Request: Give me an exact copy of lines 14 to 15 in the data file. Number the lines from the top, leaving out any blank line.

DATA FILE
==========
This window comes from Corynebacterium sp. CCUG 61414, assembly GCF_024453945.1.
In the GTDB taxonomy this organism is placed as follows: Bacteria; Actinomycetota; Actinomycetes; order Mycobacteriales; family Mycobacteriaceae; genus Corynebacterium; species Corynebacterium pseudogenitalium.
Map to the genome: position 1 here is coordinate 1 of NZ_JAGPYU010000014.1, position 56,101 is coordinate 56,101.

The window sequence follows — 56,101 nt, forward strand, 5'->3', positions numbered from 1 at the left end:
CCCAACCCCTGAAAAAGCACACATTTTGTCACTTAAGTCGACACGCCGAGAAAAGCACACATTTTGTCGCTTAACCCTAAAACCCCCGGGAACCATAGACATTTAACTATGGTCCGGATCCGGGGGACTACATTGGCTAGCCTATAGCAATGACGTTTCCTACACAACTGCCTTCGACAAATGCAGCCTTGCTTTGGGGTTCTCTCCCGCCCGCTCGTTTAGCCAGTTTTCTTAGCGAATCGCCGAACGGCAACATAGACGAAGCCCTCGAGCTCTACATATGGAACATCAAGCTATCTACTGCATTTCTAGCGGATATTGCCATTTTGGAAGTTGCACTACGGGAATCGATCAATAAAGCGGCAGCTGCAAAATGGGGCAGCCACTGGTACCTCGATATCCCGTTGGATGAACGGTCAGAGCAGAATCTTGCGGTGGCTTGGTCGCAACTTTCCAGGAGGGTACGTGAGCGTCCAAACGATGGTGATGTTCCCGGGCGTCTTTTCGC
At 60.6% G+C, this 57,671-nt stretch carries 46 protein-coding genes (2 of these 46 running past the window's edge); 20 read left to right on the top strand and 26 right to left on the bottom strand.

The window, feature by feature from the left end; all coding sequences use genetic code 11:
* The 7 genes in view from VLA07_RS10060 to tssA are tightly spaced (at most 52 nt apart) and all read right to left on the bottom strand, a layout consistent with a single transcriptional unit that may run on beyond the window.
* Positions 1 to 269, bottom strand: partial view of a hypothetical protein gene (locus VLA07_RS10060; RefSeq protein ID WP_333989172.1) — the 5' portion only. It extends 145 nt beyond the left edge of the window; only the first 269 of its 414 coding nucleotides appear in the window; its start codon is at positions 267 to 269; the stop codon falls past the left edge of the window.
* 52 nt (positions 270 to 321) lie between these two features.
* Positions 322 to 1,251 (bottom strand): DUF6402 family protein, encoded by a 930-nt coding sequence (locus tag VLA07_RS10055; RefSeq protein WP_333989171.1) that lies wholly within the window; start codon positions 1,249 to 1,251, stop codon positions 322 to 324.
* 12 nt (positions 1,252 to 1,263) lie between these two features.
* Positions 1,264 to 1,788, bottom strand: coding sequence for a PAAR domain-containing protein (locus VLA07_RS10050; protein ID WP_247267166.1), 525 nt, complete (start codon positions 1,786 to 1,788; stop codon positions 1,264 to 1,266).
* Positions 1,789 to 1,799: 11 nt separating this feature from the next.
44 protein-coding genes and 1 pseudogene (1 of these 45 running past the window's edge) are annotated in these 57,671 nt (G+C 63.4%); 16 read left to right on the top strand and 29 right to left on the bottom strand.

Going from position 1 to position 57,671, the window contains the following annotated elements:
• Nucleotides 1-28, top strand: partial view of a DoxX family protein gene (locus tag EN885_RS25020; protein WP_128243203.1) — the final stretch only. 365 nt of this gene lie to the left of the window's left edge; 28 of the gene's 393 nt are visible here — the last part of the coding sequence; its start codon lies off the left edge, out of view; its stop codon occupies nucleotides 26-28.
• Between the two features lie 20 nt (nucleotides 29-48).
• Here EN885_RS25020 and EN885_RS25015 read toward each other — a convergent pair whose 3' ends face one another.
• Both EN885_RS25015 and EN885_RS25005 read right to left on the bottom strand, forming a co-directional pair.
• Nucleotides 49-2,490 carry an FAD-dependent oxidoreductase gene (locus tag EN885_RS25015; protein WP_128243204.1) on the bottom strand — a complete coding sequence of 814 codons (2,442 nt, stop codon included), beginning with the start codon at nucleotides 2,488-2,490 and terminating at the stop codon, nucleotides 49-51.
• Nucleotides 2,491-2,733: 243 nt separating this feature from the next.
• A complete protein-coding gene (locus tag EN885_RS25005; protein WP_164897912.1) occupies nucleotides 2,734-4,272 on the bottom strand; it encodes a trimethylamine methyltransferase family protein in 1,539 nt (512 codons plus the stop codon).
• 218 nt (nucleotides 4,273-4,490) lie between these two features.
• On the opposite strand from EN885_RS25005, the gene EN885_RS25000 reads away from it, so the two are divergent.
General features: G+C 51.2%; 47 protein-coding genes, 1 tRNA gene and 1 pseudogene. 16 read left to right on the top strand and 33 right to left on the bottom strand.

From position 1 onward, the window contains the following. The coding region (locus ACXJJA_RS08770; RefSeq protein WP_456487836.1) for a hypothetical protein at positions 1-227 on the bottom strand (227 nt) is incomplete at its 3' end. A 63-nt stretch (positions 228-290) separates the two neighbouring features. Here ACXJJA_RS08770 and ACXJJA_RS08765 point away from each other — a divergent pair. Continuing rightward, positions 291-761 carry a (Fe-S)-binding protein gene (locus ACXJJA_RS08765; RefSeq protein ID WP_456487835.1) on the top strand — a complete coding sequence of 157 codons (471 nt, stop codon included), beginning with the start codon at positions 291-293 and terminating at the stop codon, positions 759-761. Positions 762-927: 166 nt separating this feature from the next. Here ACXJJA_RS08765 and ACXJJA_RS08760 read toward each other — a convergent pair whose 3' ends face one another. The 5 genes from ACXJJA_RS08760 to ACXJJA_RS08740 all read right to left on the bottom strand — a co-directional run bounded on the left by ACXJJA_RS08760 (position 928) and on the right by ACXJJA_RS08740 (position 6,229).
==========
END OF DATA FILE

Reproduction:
* Positions 1,789 to 1,799: 11 nt separating this feature from the next.
44 protein-coding genes and 1 pseudogene (1 of these 45 running past the window's edge) are annotated in these 57,671 nt (G+C 63.4%); 16 read left to right on the top strand and 29 right to left on the bottom strand.